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Real Stories

How Your Money Grows

Materials Needed: "Power of Compounding"

The facilitator should begin this activity by:
Distributing charts to participants. Allow participants time to examine the chart, focusing on one column at a time. Direct them to see how in each column, the numbers increase at the same rate. Ask them to draw conclusions about why the totals at the bottom are so different.

After this discussion the facilitator should ask:

  1. Why might someone start investing and then stop after a few years?
  2. Why might some people delay investing for retirement?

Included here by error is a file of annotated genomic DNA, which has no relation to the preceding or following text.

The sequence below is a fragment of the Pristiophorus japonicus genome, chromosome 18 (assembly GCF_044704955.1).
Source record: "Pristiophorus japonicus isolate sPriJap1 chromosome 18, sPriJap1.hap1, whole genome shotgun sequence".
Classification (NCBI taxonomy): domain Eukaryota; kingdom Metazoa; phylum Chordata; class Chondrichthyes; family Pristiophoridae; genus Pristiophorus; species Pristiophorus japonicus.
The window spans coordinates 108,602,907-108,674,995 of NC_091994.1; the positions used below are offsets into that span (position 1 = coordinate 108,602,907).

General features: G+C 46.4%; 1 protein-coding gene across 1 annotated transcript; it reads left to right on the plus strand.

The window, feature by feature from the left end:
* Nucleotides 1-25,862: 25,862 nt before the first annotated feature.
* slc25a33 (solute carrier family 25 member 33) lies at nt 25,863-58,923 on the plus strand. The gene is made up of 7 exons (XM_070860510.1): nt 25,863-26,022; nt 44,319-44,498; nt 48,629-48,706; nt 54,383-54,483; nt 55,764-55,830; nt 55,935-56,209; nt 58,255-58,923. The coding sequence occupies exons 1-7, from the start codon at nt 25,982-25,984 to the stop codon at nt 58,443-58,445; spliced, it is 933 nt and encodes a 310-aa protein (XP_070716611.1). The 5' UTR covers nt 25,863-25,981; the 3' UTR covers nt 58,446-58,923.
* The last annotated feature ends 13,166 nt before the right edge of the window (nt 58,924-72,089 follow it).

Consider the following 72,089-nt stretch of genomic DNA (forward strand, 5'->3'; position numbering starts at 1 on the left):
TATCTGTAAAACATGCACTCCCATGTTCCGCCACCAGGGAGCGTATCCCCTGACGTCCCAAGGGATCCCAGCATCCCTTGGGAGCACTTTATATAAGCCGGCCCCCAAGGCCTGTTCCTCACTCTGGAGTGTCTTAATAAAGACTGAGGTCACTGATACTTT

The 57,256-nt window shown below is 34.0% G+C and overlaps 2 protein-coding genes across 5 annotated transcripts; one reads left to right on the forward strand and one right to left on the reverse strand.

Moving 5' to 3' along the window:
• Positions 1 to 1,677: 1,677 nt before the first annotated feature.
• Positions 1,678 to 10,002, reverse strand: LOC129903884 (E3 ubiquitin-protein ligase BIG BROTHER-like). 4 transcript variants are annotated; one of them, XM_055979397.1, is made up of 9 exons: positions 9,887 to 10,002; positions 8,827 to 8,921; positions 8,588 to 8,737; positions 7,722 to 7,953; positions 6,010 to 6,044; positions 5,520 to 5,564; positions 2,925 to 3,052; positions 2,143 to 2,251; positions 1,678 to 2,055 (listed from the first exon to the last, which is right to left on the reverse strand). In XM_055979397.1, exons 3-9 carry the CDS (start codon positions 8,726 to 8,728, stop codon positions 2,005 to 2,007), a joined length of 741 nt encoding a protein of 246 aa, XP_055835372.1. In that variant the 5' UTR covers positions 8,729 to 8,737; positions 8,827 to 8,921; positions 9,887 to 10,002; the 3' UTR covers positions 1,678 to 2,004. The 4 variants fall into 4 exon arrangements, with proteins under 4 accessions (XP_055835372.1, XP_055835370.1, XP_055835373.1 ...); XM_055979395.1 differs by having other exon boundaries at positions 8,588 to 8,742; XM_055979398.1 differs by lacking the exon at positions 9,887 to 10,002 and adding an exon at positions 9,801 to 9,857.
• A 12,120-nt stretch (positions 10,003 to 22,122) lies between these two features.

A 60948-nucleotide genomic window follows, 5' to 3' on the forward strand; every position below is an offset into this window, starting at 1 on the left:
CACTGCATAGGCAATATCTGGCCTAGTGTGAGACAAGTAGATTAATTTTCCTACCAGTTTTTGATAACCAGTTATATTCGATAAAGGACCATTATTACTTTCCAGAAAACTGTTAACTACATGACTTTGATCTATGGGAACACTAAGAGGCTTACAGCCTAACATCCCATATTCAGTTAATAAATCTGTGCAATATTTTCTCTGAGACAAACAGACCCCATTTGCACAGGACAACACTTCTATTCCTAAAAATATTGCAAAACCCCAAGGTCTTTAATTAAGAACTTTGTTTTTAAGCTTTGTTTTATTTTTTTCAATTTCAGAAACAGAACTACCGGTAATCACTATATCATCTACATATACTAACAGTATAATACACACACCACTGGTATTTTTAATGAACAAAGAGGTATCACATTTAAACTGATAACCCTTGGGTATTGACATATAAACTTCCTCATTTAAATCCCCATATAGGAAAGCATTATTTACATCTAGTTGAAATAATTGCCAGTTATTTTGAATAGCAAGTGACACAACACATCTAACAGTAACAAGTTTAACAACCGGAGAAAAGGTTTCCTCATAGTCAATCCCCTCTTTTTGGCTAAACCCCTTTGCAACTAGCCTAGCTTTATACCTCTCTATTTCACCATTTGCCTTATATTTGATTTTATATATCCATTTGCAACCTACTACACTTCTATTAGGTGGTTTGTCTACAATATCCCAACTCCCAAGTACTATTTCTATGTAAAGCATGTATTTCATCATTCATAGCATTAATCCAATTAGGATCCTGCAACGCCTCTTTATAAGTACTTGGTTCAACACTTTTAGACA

3. Why is it important to leave your money invested as opposed to borrowing or withdrawing it?
  4. Why is it a good idea to begin investing early?
  5. What might be a reasonable amount (or percentage of your income) to save for retirement? Might you want to change this amount during your earning life?

The facilitator should conclude this activity with the following question:
Why is compounding defined as "interest on your interest?" (The chart used in this activity illustrates the principle, using a 10% rate of return, a rate that is usually associated with the stock market.)